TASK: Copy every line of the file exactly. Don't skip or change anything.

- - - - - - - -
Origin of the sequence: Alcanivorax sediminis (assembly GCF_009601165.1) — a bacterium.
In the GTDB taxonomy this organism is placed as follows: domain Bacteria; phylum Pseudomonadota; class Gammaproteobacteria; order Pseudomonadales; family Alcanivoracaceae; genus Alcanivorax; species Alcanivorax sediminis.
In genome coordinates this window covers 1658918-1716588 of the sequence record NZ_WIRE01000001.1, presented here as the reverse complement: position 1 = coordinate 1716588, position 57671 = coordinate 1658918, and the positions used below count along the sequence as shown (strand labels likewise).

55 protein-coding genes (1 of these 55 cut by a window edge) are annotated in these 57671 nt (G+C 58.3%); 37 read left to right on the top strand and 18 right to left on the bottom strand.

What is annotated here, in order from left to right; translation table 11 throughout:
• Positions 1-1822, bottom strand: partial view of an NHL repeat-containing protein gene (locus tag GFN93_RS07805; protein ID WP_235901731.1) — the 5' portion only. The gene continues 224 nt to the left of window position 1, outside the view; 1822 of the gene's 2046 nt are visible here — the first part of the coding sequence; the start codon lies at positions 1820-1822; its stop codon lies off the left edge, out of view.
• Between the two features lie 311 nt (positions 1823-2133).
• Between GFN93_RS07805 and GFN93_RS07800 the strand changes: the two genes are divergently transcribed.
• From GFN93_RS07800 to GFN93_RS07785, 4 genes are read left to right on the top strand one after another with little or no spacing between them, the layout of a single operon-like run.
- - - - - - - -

Origin of the sequence: Alcanivorax sediminis (assembly GCF_009601165.1) — a bacterium.
In the GTDB taxonomy this organism is placed as follows: domain Bacteria; phylum Pseudomonadota; class Gammaproteobacteria; order Pseudomonadales; family Alcanivoracaceae; genus Alcanivorax; species Alcanivorax sediminis.
In genome coordinates this window covers 1658918-1716588 of the sequence record NZ_WIRE01000001.1, presented here as the reverse complement: position 1 = coordinate 1716588, position 57671 = coordinate 1658918, and the positions used below count along the sequence as shown (strand labels likewise).

55 protein-coding genes (1 of these 55 cut by a window edge) are annotated in these 57671 nt (G+C 58.3%); 37 read left to right on the top strand and 18 right to left on the bottom strand.

What is annotated here, in order from left to right; translation table 11 throughout:
• Positions 1-1822, bottom strand: partial view of an NHL repeat-containing protein gene (locus tag GFN93_RS07805; protein ID WP_235901731.1) — the 5' portion only. The gene continues 224 nt to the left of window position 1, outside the view; 1822 of the gene's 2046 nt are visible here — the first part of the coding sequence; the start codon lies at positions 1820-1822; its stop codon lies off the left edge, out of view.
• Between the two features lie 311 nt (positions 1823-2133).
• Between GFN93_RS07805 and GFN93_RS07800 the strand changes: the two genes are divergently transcribed.
• From GFN93_RS07800 to GFN93_RS07785, 4 genes are read left to right on the top strand one after another with little or no spacing between them, the layout of a single operon-like run.